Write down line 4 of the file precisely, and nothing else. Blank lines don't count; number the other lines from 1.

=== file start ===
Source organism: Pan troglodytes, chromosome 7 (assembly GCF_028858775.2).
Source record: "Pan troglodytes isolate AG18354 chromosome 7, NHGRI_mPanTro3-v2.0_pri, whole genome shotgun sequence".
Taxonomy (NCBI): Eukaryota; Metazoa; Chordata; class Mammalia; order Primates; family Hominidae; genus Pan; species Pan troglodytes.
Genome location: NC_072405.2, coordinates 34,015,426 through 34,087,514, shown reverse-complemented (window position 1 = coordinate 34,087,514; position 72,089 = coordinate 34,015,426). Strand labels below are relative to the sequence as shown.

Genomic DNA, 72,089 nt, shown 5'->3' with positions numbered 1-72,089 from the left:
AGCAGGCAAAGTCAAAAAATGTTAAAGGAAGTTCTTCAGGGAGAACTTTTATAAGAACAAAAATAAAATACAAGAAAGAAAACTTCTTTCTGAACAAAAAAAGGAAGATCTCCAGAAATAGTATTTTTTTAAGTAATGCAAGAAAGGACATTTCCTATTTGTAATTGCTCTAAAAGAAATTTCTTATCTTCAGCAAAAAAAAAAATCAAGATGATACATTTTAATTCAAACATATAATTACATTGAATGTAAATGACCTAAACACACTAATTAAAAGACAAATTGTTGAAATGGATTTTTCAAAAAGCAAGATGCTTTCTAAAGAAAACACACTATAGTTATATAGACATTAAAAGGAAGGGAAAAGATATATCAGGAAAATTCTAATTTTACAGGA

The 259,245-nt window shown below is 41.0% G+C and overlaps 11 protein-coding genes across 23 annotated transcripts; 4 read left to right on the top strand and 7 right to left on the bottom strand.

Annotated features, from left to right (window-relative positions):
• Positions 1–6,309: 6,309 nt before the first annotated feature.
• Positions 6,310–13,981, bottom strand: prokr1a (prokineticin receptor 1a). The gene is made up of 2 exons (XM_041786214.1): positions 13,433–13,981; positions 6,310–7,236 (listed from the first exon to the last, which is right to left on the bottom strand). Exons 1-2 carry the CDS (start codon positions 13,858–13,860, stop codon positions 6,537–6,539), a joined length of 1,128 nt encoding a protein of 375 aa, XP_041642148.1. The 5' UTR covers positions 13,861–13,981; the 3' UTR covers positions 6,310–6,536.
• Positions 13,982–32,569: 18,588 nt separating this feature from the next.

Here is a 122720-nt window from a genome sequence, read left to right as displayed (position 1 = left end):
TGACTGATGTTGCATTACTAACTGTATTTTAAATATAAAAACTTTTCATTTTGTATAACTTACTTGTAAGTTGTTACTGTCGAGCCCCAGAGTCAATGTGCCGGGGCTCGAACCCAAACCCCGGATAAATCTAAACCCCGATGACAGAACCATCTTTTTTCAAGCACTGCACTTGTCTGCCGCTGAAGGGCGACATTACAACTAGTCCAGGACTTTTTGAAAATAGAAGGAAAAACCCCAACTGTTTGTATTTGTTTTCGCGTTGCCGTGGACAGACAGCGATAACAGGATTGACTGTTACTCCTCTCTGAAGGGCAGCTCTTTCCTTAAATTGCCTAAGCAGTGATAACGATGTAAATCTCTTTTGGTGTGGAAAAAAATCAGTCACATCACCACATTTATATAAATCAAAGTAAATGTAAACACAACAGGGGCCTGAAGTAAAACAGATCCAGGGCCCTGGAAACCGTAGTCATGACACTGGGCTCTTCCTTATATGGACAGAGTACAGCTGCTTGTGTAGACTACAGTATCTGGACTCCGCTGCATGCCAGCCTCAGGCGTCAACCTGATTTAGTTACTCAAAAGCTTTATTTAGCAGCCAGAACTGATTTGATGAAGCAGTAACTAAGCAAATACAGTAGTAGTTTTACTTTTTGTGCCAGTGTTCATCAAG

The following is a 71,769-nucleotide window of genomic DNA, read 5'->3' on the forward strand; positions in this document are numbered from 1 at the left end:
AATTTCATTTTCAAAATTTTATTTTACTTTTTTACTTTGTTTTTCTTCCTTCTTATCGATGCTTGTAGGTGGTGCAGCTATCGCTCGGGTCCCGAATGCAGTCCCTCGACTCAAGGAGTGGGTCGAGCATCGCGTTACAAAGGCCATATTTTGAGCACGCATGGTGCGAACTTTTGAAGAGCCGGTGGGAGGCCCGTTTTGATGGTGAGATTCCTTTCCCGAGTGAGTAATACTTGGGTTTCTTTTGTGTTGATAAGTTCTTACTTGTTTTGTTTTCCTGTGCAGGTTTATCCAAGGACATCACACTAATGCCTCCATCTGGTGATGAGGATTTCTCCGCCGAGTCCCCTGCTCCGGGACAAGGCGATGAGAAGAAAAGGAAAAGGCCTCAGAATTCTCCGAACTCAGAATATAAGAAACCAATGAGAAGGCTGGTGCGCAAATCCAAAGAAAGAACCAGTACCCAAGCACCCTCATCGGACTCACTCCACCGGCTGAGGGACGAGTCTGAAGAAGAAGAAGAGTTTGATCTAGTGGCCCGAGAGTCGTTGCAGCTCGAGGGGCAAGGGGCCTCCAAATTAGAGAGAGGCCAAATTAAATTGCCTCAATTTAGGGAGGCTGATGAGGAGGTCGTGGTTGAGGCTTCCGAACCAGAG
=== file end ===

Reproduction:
Genome location: NC_072405.2, coordinates 34,015,426 through 34,087,514, shown reverse-complemented (window position 1 = coordinate 34,087,514; position 72,089 = coordinate 34,015,426). Strand labels below are relative to the sequence as shown.